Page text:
Welcome to the March 12 edition of The Digest.
Is primary care solvable? With Amazon's budget and recent purchase of One Medical, Amazon is certainly attempting it.
They might care because it could lead to lower costs for employers in the future that self-fund insurance packages for employees. Can Amazon's purchase of One Medical make real changes to primary care for certain populations? Maybe?"
Reams of evidence show that good primary care is associated with improved health and lower costs" but primary care remains one of the lowest paying fields in medicine. Is the problem one based on supply or demand?
As the author ends, "Amazon might think it can fix anything with enough money, technology and logistics, but Amazon Care didn’t have a hope of untangling this mess. Against most companies that sell products in America, Amazon is a Goliath. Put it up against the problems of the American health care system, and it looks like David with a slingshot made of wet spaghetti." Link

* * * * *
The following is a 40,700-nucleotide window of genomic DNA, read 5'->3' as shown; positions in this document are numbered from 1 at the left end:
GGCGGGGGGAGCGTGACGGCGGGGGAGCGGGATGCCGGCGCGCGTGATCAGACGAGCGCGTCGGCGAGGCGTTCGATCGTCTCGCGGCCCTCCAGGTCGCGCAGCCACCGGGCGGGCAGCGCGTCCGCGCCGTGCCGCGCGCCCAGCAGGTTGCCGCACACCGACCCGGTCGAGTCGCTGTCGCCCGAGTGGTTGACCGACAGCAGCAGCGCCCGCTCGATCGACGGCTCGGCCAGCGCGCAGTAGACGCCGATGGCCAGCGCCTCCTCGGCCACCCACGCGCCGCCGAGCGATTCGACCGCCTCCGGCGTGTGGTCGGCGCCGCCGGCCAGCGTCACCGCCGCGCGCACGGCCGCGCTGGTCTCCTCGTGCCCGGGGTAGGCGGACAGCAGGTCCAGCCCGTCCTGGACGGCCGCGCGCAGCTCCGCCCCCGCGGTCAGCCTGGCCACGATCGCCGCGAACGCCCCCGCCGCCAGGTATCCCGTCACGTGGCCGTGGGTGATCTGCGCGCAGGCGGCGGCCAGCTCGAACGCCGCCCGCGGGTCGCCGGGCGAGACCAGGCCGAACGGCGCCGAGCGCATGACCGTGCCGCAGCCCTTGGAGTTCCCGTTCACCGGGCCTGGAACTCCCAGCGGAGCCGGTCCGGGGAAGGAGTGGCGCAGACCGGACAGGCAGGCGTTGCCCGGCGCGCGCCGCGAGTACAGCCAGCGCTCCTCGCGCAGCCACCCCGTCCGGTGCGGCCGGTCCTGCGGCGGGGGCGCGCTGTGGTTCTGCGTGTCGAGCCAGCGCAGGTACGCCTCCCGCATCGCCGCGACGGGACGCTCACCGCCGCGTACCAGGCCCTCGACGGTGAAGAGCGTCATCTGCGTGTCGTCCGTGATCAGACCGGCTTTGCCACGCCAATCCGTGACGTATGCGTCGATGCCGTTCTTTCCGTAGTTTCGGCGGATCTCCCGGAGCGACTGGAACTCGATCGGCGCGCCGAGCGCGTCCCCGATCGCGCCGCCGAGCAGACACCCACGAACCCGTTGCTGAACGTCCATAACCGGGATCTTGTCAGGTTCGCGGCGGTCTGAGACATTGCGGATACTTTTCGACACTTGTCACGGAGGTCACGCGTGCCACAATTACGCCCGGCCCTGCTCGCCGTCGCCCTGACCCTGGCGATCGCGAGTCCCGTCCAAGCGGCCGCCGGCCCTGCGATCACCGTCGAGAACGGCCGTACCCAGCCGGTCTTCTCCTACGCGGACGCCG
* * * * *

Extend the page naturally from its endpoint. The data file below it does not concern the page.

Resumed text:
Is it one's ability to sell or one's existing results that matter? Most likely, you're inclined to say...selling? But why is that? And should we work harder to reward results instead of perception?
As Taleb wrote in Skin in the Game, "Simply the one who doesn’t look the part, conditional of having made a (sort of) successful career in his profesión, had to have much to overcome in terms of perception. And if we are lucky enough to have people who do not look the part, it is thanks to the presence of some skin in the game, the contact with reality that filters out incompetencia, as reality is blind to looks.When los resultados come from dealing directly with reality rather than through the agency of commentators, image matters less, even if it correlates to skills.
"We know that image matters. Everyone is constantly in a state of judgement, especially when making decisions. But does that mean we shouldn't strive for assessing results over the presentation? LInk
Ok, too much skin in the game? Seriously, this is wild for us.
This year, [Johnson is] on track to spend at least $2 million on his body. He wants to have the brain, heart, lungs, liver, kidneys, tendons, teeth, skin, hair, bladder, penis and rectum of an 18-year-old...“The body delivers a certain configuration at age 18,” he says. “This really is an impassioned approach to achieve age 18 everywhere.” Johnson is well aware that this can sound like derangement and that his methods might strike some as biotech-infused snake oil, but he doesn’t much care. “This is expected and fine,” he says of the criticism he’s received. Link